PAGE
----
French Onion Grilled Cheese Sandwich Recipe
Hello! It’s good to see you again. Another month has gone by and that means another sandwich is in order. This month we’re tackling the ever-popular grilled cheese sandwich, but we’re doing it a little differently (of course!): we’ve made a French Onion grilled cheese sandwich, inspired by the flavors of French Onion soup. Sure, we could have done a basic grilled cheese, but where’s the fun in that? You can get a boring basic grilled cheese almost anywhere. This grilled cheese is interesting enough to stand on its own and robust enough to be a full meal. Ready to dive in? Let’s go!
Some version of a grilled cheese sandwich has existed since Roman times. Surely as long as bread and cheese have been in existence, someone has been putting the two together to form what we’ve come to know as the grilled cheese sandwich. However, the term “grilled cheese” is a more modern development. Prior to the 1960s, these tasty sandwiches were more likely to be called “melted cheese” or “toasted cheese” sandwiches. The proliferation of Kraft’s American singles (blech!) ushered in the age of the grilled cheese sandwich and Americans (especially children) have been enjoying them ever since. We both grew up eating grilled cheese sandwiches, though we had them filled with cheddar cheese instead of American cheese.
Let’s talk a little bit about French onion soup, too. The modern version of this soup has been around since at least the eighteenth century, though onions have been cooked into soups like this in some form or another since Roman times (possibly earlier according to some sources). The defining flavor characteristics of French onion soup are the onions (of course!), beef (typically stock), thyme, and booze (typically either dry white wine or sherry). The finished soup is characterized by a topping of crostini-type bread covered in melted cheese (typically Gruyere, Comte, or Swiss).
Since we’re taking our inspiration from French onion soup for this sandwich, we of course must have beef represented; easy enough, we decided to use sliced deli roast beef. We also used Gruyere cheese and thyme to complete the flavor profile. Further, since we were looking to make a special grilled cheese sandwich, we used a round Italian boule and cut it into slices ourselves. Sure, we could have just as easily used pre-sliced bread, but if you’re going to all the trouble to put good ingredients inside the sandwich, why skimp on the outside?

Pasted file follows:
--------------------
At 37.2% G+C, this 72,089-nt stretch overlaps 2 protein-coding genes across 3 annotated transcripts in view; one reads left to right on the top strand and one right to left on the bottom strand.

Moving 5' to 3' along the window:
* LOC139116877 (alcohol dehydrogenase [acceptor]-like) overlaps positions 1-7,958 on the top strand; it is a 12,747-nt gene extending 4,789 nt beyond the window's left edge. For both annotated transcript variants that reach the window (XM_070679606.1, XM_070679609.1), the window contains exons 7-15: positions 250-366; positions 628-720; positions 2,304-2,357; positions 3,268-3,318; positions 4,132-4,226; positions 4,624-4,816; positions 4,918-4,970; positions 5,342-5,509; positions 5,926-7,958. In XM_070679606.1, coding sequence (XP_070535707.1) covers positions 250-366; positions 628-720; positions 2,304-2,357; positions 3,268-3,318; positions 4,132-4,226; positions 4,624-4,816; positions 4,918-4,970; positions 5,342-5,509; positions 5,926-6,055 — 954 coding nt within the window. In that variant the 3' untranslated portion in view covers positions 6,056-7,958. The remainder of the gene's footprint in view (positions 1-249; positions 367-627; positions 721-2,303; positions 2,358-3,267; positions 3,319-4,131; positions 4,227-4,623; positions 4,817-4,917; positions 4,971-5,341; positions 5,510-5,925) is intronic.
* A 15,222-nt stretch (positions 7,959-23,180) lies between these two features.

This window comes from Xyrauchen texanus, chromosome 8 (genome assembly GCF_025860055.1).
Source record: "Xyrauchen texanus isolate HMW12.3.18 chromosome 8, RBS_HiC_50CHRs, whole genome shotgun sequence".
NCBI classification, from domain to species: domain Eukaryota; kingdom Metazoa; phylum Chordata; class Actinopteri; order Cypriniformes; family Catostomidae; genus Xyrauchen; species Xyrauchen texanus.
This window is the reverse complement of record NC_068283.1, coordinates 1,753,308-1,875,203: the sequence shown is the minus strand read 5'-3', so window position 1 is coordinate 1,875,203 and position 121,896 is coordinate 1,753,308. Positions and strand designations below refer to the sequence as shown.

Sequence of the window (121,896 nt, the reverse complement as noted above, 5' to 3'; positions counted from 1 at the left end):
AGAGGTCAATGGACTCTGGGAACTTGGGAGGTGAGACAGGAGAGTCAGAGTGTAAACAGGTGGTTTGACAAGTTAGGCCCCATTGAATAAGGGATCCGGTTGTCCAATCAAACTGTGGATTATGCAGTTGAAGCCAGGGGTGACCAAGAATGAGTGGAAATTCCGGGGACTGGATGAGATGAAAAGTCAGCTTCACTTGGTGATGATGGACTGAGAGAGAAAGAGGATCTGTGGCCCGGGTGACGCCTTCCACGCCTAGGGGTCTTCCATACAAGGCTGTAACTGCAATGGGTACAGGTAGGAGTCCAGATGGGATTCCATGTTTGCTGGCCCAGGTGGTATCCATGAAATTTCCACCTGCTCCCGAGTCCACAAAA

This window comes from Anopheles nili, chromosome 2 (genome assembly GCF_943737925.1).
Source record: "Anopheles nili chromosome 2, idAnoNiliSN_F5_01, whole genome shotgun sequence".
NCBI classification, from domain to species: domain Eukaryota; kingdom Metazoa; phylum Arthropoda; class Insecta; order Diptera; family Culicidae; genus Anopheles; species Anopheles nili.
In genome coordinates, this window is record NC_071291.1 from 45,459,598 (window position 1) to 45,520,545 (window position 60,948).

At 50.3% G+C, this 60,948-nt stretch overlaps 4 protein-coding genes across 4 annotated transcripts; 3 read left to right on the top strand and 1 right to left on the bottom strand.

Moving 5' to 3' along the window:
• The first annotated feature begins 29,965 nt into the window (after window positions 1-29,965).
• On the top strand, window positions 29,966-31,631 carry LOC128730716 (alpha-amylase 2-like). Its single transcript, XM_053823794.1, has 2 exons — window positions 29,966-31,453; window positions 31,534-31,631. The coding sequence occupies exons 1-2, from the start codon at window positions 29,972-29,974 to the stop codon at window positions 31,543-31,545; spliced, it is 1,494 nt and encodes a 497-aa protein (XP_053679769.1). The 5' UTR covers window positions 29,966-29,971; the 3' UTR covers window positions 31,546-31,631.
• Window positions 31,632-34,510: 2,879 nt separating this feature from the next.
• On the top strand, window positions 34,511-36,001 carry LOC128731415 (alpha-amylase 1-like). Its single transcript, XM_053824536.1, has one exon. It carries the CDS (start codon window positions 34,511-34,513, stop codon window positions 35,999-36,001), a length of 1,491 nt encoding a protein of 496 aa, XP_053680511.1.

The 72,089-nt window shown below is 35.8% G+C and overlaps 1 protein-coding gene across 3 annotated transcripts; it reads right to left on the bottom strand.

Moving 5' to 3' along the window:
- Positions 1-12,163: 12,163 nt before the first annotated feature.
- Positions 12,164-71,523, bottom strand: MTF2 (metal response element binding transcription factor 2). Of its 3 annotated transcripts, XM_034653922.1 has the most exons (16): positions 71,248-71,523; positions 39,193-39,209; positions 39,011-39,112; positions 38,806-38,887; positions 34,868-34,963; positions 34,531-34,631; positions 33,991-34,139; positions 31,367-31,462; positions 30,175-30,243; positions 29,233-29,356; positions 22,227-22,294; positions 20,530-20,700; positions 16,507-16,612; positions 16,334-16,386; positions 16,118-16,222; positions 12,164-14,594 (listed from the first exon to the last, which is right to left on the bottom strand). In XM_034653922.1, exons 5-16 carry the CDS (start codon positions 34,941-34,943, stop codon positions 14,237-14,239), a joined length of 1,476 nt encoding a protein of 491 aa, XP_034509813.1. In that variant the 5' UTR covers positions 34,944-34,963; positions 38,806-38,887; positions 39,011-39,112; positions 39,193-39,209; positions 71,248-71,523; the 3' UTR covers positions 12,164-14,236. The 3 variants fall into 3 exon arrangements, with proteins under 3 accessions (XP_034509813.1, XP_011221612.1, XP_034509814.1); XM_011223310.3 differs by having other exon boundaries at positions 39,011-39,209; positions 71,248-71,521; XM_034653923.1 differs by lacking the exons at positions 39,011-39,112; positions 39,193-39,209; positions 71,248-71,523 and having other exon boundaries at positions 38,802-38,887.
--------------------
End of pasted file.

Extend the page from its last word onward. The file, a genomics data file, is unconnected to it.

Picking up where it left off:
The goal for this sandwich, as usual, is to use the best possible ingredients you can get your hands on. Select a crusty loaf of bread with a dense, sturdy crumb. You need something that’s going to hold up to what you’re putting in it. Besides the Italian boule we used, we’d also recommend you making this sandwich with sourdough bread or a multi-grain bread, if you’re not into white breads. In general, sourdough is one of our top choices for grilled cheese sandwiches because it crisps and browns so nicely.
Further, when it comes to your cheese and beef, get the best you can buy. The Gruyere we purchased was $28 per pound. Rather steep, yes, but the flavor was unlike anything else we’ve had. The salt crystals in the cheese were pleasant and the nutty flavor of the Gruyere was unparalleled.
We chose Manda brand roast beef for its particularly garlicky flavor. Manda is produced here in Louisiana (Baton Rouge) and is a well-known and widely-loved brand name. Plus, their roast beef retails around $9 per pound so it’s quite reasonable.